2016. For many of us it was a year when the unthinkable became a reality. A year where – not once but twice – we woke from our slumber to find the world we knew was about to change beyond all recognition. In June Britain went to the ballot box and, by a narrow margin, voted in favour of leaving the European Union. And in October, months of a bitterly fought presidential campaign finally came to an end when a giant Wotsit in a wig was confirmed president-elect of the United States. Who could have predicted, as the CIA have now confirmed, that Russia would have attempted to rig the US presidential election in Trump’s favour, and that a right-wing demagogue and former host of a reality TV show, who ‘’grabs pussy’’ and refers to Mexicans as criminals and rapists, would become leader of the Free World? Or that Britain would risk economic prosperity, freedom of movement and its reputation as a forward-thinking, inclusive nation that celebrates cultural diversity for a xenophobic vision espoused by the likes of Nigel Farage and Michael Gove?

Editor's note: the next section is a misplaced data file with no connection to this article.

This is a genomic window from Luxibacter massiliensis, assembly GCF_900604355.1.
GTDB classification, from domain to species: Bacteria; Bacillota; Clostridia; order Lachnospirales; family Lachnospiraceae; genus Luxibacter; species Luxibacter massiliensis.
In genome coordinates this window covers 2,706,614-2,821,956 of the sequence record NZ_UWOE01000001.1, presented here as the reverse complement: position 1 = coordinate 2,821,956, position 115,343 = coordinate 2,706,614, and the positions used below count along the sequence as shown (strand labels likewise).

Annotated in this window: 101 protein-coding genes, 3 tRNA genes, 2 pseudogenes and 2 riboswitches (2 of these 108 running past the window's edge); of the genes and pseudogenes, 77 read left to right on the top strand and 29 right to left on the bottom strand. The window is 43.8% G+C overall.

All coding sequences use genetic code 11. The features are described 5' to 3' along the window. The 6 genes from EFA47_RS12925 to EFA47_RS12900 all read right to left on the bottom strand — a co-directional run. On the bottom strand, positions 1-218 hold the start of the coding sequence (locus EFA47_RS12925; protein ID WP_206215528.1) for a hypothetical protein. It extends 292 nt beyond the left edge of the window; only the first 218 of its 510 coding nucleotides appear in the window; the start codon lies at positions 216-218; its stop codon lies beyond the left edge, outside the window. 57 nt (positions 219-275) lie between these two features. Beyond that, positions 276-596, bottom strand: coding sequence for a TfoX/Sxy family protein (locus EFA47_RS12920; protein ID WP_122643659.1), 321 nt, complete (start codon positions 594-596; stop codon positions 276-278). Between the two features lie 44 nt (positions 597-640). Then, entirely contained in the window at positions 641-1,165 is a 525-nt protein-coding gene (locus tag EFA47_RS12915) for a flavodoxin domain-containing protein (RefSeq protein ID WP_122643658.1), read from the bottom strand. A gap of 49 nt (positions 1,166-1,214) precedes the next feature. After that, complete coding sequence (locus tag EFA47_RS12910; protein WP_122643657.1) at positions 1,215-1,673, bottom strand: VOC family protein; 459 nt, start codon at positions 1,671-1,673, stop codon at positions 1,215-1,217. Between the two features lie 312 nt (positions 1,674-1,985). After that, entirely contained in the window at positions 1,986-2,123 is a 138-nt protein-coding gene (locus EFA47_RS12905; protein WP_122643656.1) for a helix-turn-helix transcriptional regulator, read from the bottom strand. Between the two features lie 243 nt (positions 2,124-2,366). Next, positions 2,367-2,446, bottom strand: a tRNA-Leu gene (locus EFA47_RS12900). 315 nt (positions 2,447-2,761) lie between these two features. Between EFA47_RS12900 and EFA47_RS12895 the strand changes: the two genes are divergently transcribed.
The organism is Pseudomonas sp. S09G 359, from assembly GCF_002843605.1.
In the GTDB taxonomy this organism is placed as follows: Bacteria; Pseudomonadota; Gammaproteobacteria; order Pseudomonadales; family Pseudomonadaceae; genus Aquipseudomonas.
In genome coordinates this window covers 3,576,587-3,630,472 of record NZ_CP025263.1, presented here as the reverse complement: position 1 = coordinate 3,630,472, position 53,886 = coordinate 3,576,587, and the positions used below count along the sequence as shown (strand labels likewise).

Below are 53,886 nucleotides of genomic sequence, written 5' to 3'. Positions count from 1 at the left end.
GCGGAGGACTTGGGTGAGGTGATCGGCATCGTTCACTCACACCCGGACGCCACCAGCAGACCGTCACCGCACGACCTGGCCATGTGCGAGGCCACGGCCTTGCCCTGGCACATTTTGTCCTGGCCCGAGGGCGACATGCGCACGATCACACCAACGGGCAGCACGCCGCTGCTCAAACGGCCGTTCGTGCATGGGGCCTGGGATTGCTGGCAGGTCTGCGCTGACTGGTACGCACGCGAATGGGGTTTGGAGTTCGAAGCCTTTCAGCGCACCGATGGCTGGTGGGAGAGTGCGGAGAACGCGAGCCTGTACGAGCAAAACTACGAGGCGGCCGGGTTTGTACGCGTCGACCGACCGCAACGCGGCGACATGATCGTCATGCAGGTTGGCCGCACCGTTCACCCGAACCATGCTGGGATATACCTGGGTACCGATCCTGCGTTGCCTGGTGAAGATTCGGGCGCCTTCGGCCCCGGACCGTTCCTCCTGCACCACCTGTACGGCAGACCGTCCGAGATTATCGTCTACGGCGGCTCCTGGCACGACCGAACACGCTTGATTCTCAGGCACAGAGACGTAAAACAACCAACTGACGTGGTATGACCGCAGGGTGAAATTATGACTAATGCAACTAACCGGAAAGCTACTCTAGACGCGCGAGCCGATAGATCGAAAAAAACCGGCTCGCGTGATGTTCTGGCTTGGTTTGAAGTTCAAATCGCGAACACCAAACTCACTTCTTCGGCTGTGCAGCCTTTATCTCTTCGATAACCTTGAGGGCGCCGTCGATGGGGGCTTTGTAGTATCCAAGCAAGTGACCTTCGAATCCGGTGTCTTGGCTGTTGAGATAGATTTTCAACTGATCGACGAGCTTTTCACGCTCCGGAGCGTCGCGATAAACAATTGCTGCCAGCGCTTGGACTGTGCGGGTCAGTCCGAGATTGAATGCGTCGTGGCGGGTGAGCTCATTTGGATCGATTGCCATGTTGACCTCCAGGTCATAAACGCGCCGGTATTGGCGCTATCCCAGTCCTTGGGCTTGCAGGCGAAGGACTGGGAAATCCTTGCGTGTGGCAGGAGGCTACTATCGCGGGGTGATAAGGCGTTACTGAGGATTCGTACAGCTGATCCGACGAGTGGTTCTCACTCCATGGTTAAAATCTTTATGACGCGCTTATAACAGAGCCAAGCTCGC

As we witnessed images, from the comfort of our own homes, of Trump mimicking a disabled journalist, or scenes of horrific war crimes committed in Aleppo, Syria, it was easy to think that the world had gone mad and was going to hell in a handbasket. Especially when you consider that 2016 gave us an unrelenting series of terror attacks across the globe and concepts such as ‘post-truth’ politics and ‘fake news’. It was also the year that sadly saw the likes of gender-bending artistic visionaries such as David Bowie and Prince, as well as iconic Dead or Alive singer Pete Burns, and performer Alexis Arquette, shuffle off this mortal coil. On Christmas Day George Michael died.